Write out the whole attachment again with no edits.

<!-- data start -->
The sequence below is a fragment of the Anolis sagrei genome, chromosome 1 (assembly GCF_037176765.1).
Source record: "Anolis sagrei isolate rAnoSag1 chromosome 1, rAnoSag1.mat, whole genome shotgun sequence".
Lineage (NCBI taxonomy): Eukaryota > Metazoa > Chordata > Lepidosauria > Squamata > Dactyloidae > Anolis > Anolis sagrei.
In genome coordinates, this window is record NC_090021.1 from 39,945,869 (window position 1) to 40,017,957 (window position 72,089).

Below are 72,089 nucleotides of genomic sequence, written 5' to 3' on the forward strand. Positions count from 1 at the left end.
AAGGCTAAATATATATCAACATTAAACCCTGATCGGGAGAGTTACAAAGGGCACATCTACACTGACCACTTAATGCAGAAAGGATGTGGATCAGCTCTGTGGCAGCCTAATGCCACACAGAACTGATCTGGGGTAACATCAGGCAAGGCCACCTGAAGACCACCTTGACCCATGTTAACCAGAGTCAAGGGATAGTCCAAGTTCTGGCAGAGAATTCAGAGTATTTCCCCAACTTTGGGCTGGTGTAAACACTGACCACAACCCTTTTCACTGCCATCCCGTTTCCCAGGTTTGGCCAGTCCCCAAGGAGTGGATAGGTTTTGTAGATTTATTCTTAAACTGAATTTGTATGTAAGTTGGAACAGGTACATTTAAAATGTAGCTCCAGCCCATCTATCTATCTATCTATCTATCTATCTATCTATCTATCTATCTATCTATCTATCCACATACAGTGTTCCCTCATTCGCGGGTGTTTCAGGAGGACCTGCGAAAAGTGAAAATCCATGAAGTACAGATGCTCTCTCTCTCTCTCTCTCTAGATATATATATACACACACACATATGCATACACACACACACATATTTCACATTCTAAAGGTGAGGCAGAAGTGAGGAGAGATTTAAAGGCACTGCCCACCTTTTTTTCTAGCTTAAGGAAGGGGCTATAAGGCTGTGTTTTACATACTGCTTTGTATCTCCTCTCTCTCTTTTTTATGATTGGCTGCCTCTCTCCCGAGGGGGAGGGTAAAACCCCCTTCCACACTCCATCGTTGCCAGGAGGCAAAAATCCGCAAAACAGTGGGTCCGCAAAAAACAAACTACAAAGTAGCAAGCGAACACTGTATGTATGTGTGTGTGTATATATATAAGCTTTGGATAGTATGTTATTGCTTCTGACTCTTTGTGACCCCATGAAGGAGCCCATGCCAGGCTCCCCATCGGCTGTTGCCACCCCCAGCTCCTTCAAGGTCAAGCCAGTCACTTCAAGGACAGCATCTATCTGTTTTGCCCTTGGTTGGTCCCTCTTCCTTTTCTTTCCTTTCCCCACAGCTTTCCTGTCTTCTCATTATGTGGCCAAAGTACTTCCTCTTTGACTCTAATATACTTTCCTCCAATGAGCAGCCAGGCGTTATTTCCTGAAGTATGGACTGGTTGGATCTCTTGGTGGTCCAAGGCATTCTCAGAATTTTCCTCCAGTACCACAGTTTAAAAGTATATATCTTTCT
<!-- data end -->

The sequence below is a fragment of the Anolis sagrei genome, chromosome 1 (assembly GCF_037176765.1).
Source record: "Anolis sagrei isolate rAnoSag1 chromosome 1, rAnoSag1.mat, whole genome shotgun sequence".
Lineage (NCBI taxonomy): Eukaryota > Metazoa > Chordata > Lepidosauria > Squamata > Dactyloidae > Anolis > Anolis sagrei.
In genome coordinates, this window is record NC_090021.1 from 39,945,869 (window position 1) to 40,017,957 (window position 72,089).

Below are 72,089 nucleotides of genomic sequence, written 5' to 3' on the forward strand. Positions count from 1 at the left end.
AAGGCTAAATATATATCAACATTAAACCCTGATCGGGAGAGTTACAAAGGGCACATCTACACTGACCACTTAATGCAGAAAGGATGTGGATCAGCTCTGTGGCAGCCTAATGCCACACAGAACTGATCTGGGGTAACATCAGGCAAGGCCACCTGAAGACCACCTTGACCCATGTTAACCAGAGTCAAGGGATAGTCCAAGTTCTGGCAGAGAATTCAGAGTATTTCCCCAACTTTGGGCTGGTGTAAACACTGACCACAACCCTTTTCACTGCCATCCCGTTTCCCAGGTTTGGCCAGTCCCCAAGGAGTGGATAGGTTTTGTAGATTTATTCTTAAACTGAATTTGTATGTAAGTTGGAACAGGTACATTTAAAATGTAGCTCCAGCCCATCTATCTATCTATCTATCTATCTATCTATCTATCTATCTATCTATCTATCTATCCACATACAGTGTTCCCTCATTCGCGGGTGTTTCAGGAGGACCTGCGAAAAGTGAAAATCCATGAAGTACAGATGCTCTCTCTCTCTCTCTCTCTAGATATATATATACACACACACATATGCATACACACACACACATATTTCACATTCTAAAGGTGAGGCAGAAGTGAGGAGAGATTTAAAGGCACTGCCCACCTTTTTTTCTAGCTTAAGGAAGGGGCTATAAGGCTGTGTTTTACATACTGCTTTGTATCTCCTCTCTCTCTTTTTTATGATTGGCTGCCTCTCTCCCGAGGGGGAGGGTAAAACCCCCTTCCACACTCCATCGTTGCCAGGAGGCAAAAATCCGCAAAACAGTGGGTCCGCAAAAAACAAACTACAAAGTAGCAAGCGAACACTGTATGTATGTGTGTGTGTATATATATAAGCTTTGGATAGTATGTTATTGCTTCTGACTCTTTGTGACCCCATGAAGGAGCCCATGCCAGGCTCCCCATCGGCTGTTGCCACCCCCAGCTCCTTCAAGGTCAAGCCAGTCACTTCAAGGACAGCATCTATCTGTTTTGCCCTTGGTTGGTCCCTCTTCCTTTTCTTTCCTTTCCCCACAGCTTTCCTGTCTTCTCATTATGTGGCCAAAGTACTTCCTCTTTGACTCTAATATACTTTCCTCCAATGAGCAGCCAGGCGTTATTTCCTGAAGTATGGACTGGTTGGATCTCTTGGTGGTCCAAGGCATTCTCAGAATTTTCCTCCAGTACCACAGTTTAAAAGTATATATCTTTCT